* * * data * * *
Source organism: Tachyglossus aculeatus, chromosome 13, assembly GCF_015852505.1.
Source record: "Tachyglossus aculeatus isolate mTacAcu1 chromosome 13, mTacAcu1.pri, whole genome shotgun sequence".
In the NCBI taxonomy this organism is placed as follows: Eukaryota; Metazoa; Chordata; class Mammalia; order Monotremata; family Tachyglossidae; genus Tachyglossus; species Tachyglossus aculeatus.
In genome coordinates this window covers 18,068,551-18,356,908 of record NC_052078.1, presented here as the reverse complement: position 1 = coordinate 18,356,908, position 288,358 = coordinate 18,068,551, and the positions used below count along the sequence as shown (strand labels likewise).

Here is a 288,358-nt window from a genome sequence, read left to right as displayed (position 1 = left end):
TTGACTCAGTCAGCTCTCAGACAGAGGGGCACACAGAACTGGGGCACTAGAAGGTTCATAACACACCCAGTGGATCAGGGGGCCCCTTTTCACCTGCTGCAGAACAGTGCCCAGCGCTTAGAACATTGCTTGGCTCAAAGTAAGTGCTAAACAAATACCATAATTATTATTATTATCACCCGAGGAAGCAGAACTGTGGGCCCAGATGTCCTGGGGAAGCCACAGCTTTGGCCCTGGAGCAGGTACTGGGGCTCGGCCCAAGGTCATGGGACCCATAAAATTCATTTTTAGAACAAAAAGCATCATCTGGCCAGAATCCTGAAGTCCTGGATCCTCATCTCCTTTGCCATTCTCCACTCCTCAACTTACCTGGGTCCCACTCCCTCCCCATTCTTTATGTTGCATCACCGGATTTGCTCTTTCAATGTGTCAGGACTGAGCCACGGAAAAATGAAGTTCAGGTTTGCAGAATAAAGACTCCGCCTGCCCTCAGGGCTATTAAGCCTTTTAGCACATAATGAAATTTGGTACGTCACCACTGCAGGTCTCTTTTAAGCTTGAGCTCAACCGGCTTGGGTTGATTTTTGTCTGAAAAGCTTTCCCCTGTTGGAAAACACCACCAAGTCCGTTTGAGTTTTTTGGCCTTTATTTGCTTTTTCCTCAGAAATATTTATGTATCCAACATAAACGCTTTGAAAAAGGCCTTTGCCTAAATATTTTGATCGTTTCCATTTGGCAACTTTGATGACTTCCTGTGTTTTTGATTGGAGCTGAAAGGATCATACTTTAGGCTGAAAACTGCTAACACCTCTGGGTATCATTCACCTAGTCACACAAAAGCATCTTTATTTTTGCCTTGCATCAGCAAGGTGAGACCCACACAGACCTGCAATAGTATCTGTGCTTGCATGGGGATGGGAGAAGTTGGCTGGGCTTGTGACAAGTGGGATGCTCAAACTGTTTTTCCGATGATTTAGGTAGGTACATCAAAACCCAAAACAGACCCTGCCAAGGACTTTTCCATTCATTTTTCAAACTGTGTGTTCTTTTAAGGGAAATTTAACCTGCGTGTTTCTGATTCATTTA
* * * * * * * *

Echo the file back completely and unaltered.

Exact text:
Source organism: Tachyglossus aculeatus, chromosome 13, assembly GCF_015852505.1.
Source record: "Tachyglossus aculeatus isolate mTacAcu1 chromosome 13, mTacAcu1.pri, whole genome shotgun sequence".
In the NCBI taxonomy this organism is placed as follows: Eukaryota; Metazoa; Chordata; class Mammalia; order Monotremata; family Tachyglossidae; genus Tachyglossus; species Tachyglossus aculeatus.
In genome coordinates this window covers 18,068,551-18,356,908 of record NC_052078.1, presented here as the reverse complement: position 1 = coordinate 18,356,908, position 288,358 = coordinate 18,068,551, and the positions used below count along the sequence as shown (strand labels likewise).

Here is a 288,358-nt window from a genome sequence, read left to right as displayed (position 1 = left end):
TTGACTCAGTCAGCTCTCAGACAGAGGGGCACACAGAACTGGGGCACTAGAAGGTTCATAACACACCCAGTGGATCAGGGGGCCCCTTTTCACCTGCTGCAGAACAGTGCCCAGCGCTTAGAACATTGCTTGGCTCAAAGTAAGTGCTAAACAAATACCATAATTATTATTATTATCACCCGAGGAAGCAGAACTGTGGGCCCAGATGTCCTGGGGAAGCCACAGCTTTGGCCCTGGAGCAGGTACTGGGGCTCGGCCCAAGGTCATGGGACCCATAAAATTCATTTTTAGAACAAAAAGCATCATCTGGCCAGAATCCTGAAGTCCTGGATCCTCATCTCCTTTGCCATTCTCCACTCCTCAACTTACCTGGGTCCCACTCCCTCCCCATTCTTTATGTTGCATCACCGGATTTGCTCTTTCAATGTGTCAGGACTGAGCCACGGAAAAATGAAGTTCAGGTTTGCAGAATAAAGACTCCGCCTGCCCTCAGGGCTATTAAGCCTTTTAGCACATAATGAAATTTGGTACGTCACCACTGCAGGTCTCTTTTAAGCTTGAGCTCAACCGGCTTGGGTTGATTTTTGTCTGAAAAGCTTTCCCCTGTTGGAAAACACCACCAAGTCCGTTTGAGTTTTTTGGCCTTTATTTGCTTTTTCCTCAGAAATATTTATGTATCCAACATAAACGCTTTGAAAAAGGCCTTTGCCTAAATATTTTGATCGTTTCCATTTGGCAACTTTGATGACTTCCTGTGTTTTTGATTGGAGCTGAAAGGATCATACTTTAGGCTGAAAACTGCTAACACCTCTGGGTATCATTCACCTAGTCACACAAAAGCATCTTTATTTTTGCCTTGCATCAGCAAGGTGAGACCCACACAGACCTGCAATAGTATCTGTGCTTGCATGGGGATGGGAGAAGTTGGCTGGGCTTGTGACAAGTGGGATGCTCAAACTGTTTTTCCGATGATTTAGGTAGGTACATCAAAACCCAAAACAGACCCTGCCAAGGACTTTTCCATTCATTTTTCAAACTGTGTGTTCTTTTAAGGGAAATTTAACCTGCGTGTTTCTGATTCATTTA